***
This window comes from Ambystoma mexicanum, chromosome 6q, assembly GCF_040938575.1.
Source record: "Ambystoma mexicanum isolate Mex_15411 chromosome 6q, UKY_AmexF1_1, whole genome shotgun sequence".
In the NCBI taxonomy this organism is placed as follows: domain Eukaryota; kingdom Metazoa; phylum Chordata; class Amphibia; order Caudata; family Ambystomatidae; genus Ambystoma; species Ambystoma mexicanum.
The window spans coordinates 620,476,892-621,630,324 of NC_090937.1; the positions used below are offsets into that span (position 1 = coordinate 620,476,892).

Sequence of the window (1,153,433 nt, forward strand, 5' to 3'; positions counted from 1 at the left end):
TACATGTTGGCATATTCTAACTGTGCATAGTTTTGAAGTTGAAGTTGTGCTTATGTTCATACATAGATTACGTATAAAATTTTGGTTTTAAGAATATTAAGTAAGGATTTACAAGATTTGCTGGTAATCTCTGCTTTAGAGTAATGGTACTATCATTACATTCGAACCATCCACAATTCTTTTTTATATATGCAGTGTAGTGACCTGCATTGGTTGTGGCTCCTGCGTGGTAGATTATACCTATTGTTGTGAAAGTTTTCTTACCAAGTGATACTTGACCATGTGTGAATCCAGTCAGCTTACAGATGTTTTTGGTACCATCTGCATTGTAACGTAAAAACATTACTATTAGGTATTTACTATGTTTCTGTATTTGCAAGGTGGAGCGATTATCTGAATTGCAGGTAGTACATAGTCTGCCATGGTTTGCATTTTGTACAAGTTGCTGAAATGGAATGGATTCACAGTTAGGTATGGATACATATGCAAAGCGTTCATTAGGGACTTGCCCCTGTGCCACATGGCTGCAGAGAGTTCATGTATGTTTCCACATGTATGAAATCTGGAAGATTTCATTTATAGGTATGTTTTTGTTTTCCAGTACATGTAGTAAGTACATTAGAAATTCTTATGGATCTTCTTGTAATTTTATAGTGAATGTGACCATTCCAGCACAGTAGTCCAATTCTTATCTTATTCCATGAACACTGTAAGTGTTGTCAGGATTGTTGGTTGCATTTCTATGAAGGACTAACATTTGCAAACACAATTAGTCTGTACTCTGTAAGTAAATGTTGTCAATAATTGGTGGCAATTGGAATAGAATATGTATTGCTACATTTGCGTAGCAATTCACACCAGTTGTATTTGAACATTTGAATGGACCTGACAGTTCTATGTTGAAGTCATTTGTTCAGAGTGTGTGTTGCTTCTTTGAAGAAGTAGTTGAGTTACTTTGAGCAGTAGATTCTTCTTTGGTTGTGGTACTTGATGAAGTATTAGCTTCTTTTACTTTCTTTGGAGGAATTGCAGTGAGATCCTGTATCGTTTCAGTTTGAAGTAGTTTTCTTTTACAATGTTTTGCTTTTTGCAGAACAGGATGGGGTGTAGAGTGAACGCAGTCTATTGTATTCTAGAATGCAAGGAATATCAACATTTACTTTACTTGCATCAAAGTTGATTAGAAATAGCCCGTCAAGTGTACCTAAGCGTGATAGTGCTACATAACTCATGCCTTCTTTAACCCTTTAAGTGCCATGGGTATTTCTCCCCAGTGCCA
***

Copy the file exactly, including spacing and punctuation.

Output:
This window comes from Ambystoma mexicanum, chromosome 6q, assembly GCF_040938575.1.
Source record: "Ambystoma mexicanum isolate Mex_15411 chromosome 6q, UKY_AmexF1_1, whole genome shotgun sequence".
In the NCBI taxonomy this organism is placed as follows: domain Eukaryota; kingdom Metazoa; phylum Chordata; class Amphibia; order Caudata; family Ambystomatidae; genus Ambystoma; species Ambystoma mexicanum.
The window spans coordinates 620,476,892-621,630,324 of NC_090937.1; the positions used below are offsets into that span (position 1 = coordinate 620,476,892).

Sequence of the window (1,153,433 nt, forward strand, 5' to 3'; positions counted from 1 at the left end):
TACATGTTGGCATATTCTAACTGTGCATAGTTTTGAAGTTGAAGTTGTGCTTATGTTCATACATAGATTACGTATAAAATTTTGGTTTTAAGAATATTAAGTAAGGATTTACAAGATTTGCTGGTAATCTCTGCTTTAGAGTAATGGTACTATCATTACATTCGAACCATCCACAATTCTTTTTTATATATGCAGTGTAGTGACCTGCATTGGTTGTGGCTCCTGCGTGGTAGATTATACCTATTGTTGTGAAAGTTTTCTTACCAAGTGATACTTGACCATGTGTGAATCCAGTCAGCTTACAGATGTTTTTGGTACCATCTGCATTGTAACGTAAAAACATTACTATTAGGTATTTACTATGTTTCTGTATTTGCAAGGTGGAGCGATTATCTGAATTGCAGGTAGTACATAGTCTGCCATGGTTTGCATTTTGTACAAGTTGCTGAAATGGAATGGATTCACAGTTAGGTATGGATACATATGCAAAGCGTTCATTAGGGACTTGCCCCTGTGCCACATGGCTGCAGAGAGTTCATGTATGTTTCCACATGTATGAAATCTGGAAGATTTCATTTATAGGTATGTTTTTGTTTTCCAGTACATGTAGTAAGTACATTAGAAATTCTTATGGATCTTCTTGTAATTTTATAGTGAATGTGACCATTCCAGCACAGTAGTCCAATTCTTATCTTATTCCATGAACACTGTAAGTGTTGTCAGGATTGTTGGTTGCATTTCTATGAAGGACTAACATTTGCAAACACAATTAGTCTGTACTCTGTAAGTAAATGTTGTCAATAATTGGTGGCAATTGGAATAGAATATGTATTGCTACATTTGCGTAGCAATTCACACCAGTTGTATTTGAACATTTGAATGGACCTGACAGTTCTATGTTGAAGTCATTTGTTCAGAGTGTGTGTTGCTTCTTTGAAGAAGTAGTTGAGTTACTTTGAGCAGTAGATTCTTCTTTGGTTGTGGTACTTGATGAAGTATTAGCTTCTTTTACTTTCTTTGGAGGAATTGCAGTGAGATCCTGTATCGTTTCAGTTTGAAGTAGTTTTCTTTTACAATGTTTTGCTTTTTGCAGAACAGGATGGGGTGTAGAGTGAACGCAGTCTATTGTATTCTAGAATGCAAGGAATATCAACATTTACTTTACTTGCATCAAAGTTGATTAGAAATAGCCCGTCAAGTGTACCTAAGCGTGATAGTGCTACATAACTCATGCCTTCTTTAACCCTTTAAGTGCCATGGGTATTTCTCCCCAGTGCCA